Tarrant County taxpayers may soon be paying more for local government.

On Monday, the Tarrant County Commissioners Court held a public meeting to discuss its proposed budget for fiscal year 2023, which totals $916 million, less capital expenditures. That represents about a $120 million increase from the prior year’s budget total ($797.2 million).

To help pay for all this new spending, county officials are proposing a 12% tax hike on area homeowners.

Here’s more from The Texan:

“Tarrant County has begin working on its budget for Fiscal Year (FY) 2023. It proposes keeping the same property tax rate—$0.229 per $100 valuation—as was levied in the previous fiscal year, resulting in a tax increase for the average homeowner in the county…That makes the annual tax bill at the proposed rate for an average homeowner $612.25, up from $545.73 last year.”

In general, raising taxes is a poor idea. But today, with the nation’s economy in decline, it’s the absolute wrong move. That’s something that even then-President Barack Obama recognized when, in 2009, he warned: “The last thing you want to do is to raise taxes in the middle of a recession.

It’s also a bad idea because county officials don’t need the extra revenue. Their coffers are already full as the data shows.

In February, the Texas Public Policy Foundation released a report comparing property tax levy growth vs. population and inflation in the top 30 most populous cities, counties, and school districts. According to the report, from 2016 to 2020, Tarrant County’s property taxes grew by more than 45% whereas its population and inflation combined for just a little more than 12%. The obvious discrepancy suggests that there’s a big mismatch between how much the county is collecting in property tax revenue and how much it should be collecting. And, of course, those numbers will likely worsen if and when the county adopts its proposed tax rate.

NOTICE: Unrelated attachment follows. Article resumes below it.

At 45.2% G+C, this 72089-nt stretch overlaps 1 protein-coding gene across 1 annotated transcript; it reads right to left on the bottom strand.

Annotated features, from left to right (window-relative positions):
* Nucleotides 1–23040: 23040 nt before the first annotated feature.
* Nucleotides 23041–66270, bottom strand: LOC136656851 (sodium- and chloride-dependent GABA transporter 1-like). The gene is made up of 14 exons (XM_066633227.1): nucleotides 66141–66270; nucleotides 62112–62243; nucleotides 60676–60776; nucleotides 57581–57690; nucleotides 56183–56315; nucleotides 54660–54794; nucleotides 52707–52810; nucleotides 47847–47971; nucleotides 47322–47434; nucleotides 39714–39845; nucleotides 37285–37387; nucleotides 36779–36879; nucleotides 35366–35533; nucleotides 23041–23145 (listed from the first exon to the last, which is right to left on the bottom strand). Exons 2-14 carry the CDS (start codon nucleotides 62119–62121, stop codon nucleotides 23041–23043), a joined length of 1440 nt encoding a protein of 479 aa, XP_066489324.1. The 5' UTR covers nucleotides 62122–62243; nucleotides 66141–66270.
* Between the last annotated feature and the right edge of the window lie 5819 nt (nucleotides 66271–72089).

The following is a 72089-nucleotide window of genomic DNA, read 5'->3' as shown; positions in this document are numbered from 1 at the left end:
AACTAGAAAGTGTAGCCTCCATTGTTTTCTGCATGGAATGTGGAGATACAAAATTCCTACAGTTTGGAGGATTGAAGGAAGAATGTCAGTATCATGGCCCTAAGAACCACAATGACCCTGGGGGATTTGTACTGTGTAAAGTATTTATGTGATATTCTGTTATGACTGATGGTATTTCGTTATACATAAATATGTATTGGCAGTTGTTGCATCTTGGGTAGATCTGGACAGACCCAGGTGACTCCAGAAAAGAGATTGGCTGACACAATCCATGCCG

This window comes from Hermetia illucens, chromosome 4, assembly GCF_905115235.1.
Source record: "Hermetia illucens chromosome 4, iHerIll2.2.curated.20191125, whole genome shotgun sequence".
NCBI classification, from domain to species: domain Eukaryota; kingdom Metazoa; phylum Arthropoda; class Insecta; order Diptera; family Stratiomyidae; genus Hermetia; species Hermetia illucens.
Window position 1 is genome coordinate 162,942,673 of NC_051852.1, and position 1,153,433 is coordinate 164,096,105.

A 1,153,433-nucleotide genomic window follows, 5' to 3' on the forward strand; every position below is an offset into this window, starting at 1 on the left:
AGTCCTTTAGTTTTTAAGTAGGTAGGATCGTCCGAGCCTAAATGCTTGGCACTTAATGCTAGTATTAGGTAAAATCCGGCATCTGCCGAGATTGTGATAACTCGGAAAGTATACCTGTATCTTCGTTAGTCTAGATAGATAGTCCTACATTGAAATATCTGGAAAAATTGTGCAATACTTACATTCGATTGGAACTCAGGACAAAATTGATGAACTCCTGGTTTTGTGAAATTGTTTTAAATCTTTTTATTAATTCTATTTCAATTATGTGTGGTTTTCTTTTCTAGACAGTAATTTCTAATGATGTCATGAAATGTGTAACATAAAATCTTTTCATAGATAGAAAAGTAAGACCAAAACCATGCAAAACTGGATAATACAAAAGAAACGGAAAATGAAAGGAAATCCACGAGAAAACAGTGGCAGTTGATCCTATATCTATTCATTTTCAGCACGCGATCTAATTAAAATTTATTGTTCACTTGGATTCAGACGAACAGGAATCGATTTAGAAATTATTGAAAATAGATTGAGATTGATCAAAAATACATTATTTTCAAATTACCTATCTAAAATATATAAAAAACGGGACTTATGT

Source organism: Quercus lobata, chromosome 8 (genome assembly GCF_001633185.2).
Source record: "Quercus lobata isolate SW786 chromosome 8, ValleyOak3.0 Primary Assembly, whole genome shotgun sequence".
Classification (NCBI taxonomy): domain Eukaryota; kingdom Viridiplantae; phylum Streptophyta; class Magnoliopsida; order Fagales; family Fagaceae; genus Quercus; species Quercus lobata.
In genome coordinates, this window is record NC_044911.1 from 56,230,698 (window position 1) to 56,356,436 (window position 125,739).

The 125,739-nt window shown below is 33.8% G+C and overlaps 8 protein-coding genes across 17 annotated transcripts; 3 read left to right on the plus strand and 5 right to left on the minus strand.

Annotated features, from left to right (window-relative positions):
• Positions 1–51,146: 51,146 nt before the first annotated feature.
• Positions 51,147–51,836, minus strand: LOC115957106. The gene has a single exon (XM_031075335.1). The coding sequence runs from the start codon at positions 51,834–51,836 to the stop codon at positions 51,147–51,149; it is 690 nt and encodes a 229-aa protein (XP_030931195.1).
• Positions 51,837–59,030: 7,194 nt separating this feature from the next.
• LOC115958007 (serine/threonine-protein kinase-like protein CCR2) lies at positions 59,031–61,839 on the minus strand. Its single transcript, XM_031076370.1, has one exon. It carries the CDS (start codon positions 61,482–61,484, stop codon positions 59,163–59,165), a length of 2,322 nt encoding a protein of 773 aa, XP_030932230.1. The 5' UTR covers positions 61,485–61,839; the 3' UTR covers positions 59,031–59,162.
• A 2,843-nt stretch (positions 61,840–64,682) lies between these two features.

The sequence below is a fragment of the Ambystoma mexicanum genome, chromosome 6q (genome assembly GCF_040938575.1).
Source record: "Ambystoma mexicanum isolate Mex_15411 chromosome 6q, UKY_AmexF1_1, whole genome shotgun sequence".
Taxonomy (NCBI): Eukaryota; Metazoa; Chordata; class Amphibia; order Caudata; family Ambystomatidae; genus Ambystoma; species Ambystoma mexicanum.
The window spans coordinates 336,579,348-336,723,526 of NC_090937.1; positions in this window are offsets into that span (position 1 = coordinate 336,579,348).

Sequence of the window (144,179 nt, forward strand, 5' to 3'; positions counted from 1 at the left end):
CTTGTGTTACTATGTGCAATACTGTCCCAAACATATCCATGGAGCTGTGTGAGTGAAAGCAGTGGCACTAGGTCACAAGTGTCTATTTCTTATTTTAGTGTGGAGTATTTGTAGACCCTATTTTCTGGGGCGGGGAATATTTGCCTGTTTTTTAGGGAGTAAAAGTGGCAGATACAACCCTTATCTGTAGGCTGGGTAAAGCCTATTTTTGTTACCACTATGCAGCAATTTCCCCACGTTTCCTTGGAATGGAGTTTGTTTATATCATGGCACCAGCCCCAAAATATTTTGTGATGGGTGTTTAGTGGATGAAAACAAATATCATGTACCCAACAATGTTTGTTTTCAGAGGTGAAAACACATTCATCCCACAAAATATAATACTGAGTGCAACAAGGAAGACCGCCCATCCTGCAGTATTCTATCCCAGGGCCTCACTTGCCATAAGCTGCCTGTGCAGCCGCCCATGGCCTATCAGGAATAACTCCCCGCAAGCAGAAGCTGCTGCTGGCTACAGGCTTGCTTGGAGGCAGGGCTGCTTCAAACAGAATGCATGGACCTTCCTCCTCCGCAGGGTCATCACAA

But not all is lost. The county’s tax rate isn’t finalized yet (that will likely happen on Sept. 13). Hence, interested parties still have an opportunity to contact the Tarrant County commissioners to urge them to adopt the no-new-revenue tax rate—or something lower! If successful, maybe taxpayers can turn their attention to all those other burgeoning expenses, like gas, groceries, and rent.